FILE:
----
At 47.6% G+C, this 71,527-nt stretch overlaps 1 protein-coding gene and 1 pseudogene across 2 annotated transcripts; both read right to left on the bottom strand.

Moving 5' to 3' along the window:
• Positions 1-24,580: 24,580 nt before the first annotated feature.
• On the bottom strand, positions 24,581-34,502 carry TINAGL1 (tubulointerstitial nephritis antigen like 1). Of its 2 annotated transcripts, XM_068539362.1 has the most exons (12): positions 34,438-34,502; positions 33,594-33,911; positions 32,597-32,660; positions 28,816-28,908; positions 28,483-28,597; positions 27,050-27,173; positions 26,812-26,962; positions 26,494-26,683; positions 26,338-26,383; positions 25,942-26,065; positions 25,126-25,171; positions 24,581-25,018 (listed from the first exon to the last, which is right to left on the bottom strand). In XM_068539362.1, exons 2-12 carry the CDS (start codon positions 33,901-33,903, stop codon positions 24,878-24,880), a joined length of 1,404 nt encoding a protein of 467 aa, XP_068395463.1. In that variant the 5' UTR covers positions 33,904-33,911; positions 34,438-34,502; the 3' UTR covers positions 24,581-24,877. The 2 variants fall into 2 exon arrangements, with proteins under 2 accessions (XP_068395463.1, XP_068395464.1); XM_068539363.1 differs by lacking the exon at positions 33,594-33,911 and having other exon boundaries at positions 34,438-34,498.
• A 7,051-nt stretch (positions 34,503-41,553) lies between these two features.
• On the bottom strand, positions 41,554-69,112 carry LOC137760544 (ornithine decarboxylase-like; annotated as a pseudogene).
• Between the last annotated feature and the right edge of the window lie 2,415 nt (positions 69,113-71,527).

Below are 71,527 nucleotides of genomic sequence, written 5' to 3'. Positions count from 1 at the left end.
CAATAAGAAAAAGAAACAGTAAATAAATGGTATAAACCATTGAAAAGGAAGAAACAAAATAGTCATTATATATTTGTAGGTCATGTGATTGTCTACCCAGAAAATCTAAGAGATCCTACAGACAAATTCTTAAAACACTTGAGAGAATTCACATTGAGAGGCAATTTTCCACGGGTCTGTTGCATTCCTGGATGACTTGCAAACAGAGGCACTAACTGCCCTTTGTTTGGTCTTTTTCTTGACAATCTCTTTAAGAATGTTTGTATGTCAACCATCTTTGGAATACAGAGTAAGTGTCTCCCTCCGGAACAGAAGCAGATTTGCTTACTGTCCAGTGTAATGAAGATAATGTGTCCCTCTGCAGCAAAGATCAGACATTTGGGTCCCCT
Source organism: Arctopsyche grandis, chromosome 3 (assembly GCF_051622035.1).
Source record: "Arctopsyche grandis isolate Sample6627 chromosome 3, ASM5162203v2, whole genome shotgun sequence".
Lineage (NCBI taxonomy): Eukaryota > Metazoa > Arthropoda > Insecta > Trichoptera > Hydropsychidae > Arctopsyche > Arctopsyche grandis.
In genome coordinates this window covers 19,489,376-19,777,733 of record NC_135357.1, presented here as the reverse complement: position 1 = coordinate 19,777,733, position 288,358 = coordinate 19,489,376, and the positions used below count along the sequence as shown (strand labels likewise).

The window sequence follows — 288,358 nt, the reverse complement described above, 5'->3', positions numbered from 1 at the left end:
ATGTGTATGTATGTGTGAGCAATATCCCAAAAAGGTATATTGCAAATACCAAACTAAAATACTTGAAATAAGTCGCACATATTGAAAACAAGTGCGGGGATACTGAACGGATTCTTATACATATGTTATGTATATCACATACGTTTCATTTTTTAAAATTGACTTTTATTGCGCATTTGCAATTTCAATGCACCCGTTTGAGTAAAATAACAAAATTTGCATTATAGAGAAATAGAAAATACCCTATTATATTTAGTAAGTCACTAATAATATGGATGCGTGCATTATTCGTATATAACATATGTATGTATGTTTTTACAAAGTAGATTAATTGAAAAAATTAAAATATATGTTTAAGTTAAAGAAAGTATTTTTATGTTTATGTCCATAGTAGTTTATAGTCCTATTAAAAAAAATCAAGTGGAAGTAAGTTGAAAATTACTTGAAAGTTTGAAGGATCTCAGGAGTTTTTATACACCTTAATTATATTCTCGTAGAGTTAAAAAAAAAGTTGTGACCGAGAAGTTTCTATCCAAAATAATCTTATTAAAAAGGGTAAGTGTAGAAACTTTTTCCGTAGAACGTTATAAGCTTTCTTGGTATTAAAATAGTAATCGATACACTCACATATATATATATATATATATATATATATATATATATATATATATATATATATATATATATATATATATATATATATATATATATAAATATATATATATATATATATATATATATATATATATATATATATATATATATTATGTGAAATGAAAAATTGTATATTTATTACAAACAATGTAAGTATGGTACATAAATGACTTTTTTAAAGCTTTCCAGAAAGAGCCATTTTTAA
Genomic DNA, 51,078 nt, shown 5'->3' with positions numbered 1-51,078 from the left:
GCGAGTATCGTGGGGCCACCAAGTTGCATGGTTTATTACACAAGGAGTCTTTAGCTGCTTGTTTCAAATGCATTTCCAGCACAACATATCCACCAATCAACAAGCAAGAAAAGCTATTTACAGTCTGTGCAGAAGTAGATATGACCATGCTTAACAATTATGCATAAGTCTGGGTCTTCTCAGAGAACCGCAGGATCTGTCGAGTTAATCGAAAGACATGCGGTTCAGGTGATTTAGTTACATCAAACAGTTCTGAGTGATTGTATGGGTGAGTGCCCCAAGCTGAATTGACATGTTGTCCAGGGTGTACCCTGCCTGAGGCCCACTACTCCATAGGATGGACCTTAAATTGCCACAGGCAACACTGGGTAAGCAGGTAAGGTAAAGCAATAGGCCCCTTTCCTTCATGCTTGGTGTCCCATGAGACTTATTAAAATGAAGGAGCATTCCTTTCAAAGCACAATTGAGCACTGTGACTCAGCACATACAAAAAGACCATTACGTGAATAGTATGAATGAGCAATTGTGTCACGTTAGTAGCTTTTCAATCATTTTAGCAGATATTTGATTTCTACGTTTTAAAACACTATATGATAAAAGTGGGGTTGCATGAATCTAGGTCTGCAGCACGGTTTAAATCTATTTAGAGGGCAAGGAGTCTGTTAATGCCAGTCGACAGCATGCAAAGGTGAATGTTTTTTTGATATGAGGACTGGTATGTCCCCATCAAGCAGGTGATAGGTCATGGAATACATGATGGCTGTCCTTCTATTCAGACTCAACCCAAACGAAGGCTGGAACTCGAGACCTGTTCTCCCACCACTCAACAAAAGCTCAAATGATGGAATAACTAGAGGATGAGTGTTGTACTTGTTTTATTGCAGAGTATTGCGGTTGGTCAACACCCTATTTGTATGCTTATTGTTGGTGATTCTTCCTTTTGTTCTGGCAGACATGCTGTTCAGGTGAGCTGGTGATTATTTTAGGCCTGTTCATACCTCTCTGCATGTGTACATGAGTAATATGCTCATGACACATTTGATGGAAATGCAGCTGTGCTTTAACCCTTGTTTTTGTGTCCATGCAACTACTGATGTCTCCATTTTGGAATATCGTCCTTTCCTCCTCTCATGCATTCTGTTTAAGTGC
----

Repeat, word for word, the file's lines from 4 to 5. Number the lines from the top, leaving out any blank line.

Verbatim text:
• On the bottom strand, positions 24,581-34,502 carry TINAGL1 (tubulointerstitial nephritis antigen like 1). Of its 2 annotated transcripts, XM_068539362.1 has the most exons (12): positions 34,438-34,502; positions 33,594-33,911; positions 32,597-32,660; positions 28,816-28,908; positions 28,483-28,597; positions 27,050-27,173; positions 26,812-26,962; positions 26,494-26,683; positions 26,338-26,383; positions 25,942-26,065; positions 25,126-25,171; positions 24,581-25,018 (listed from the first exon to the last, which is right to left on the bottom strand). In XM_068539362.1, exons 2-12 carry the CDS (start codon positions 33,901-33,903, stop codon positions 24,878-24,880), a joined length of 1,404 nt encoding a protein of 467 aa, XP_068395463.1. In that variant the 5' UTR covers positions 33,904-33,911; positions 34,438-34,502; the 3' UTR covers positions 24,581-24,877. The 2 variants fall into 2 exon arrangements, with proteins under 2 accessions (XP_068395463.1, XP_068395464.1); XM_068539363.1 differs by lacking the exon at positions 33,594-33,911 and having other exon boundaries at positions 34,438-34,498.
• A 7,051-nt stretch (positions 34,503-41,553) lies between these two features.